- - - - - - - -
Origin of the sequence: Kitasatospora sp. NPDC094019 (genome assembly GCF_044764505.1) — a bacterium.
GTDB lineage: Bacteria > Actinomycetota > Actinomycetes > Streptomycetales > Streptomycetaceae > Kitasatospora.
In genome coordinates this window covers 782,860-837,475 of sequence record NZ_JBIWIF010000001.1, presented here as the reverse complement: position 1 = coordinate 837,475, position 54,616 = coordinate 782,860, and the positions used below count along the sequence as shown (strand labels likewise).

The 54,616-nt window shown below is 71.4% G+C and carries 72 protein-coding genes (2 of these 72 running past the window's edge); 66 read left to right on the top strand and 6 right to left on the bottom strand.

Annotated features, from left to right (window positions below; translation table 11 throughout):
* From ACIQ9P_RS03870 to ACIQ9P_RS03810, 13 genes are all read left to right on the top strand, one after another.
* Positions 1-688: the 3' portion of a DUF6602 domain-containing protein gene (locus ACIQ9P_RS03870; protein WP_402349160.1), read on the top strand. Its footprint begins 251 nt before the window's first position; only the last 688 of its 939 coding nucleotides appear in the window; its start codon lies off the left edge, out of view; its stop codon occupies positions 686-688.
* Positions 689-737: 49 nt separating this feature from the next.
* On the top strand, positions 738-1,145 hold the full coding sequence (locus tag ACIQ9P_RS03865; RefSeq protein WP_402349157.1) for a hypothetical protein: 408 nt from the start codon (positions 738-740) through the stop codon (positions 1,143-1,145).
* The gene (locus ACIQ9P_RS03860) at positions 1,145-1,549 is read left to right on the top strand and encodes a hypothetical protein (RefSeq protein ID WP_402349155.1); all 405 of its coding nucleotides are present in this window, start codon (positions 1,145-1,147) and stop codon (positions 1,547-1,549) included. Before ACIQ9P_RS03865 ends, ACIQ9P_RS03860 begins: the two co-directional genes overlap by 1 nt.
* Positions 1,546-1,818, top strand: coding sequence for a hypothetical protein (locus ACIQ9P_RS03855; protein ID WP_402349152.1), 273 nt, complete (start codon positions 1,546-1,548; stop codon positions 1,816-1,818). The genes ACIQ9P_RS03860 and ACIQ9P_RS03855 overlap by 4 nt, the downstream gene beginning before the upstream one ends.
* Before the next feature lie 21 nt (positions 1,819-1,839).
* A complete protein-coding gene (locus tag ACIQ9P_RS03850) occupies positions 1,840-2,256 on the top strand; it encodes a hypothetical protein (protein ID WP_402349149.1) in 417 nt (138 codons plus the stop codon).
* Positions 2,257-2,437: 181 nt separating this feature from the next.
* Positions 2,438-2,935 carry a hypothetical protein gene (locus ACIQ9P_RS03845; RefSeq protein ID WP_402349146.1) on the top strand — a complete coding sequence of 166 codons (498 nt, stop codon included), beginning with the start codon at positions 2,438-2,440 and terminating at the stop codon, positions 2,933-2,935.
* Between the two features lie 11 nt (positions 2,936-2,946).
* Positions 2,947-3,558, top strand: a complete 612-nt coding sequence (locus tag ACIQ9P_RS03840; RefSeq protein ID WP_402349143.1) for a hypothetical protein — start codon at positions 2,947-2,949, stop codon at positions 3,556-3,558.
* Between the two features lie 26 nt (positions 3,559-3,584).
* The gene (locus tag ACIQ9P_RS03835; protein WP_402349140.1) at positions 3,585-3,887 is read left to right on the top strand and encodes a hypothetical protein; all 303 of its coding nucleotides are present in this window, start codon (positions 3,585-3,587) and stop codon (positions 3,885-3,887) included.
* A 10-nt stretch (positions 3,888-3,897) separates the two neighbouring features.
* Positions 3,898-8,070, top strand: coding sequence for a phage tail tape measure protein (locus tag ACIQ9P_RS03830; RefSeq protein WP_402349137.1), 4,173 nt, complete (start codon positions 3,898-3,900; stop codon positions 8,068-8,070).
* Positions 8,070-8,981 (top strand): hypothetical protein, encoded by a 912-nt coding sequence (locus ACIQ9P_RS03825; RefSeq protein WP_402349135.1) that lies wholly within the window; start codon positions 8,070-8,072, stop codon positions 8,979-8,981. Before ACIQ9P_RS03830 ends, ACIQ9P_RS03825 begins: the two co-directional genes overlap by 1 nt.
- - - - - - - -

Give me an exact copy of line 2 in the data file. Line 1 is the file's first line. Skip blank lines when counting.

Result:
GTDB lineage: Bacteria > Actinomycetota > Actinomycetes > Streptomycetales > Streptomycetaceae > Kitasatospora.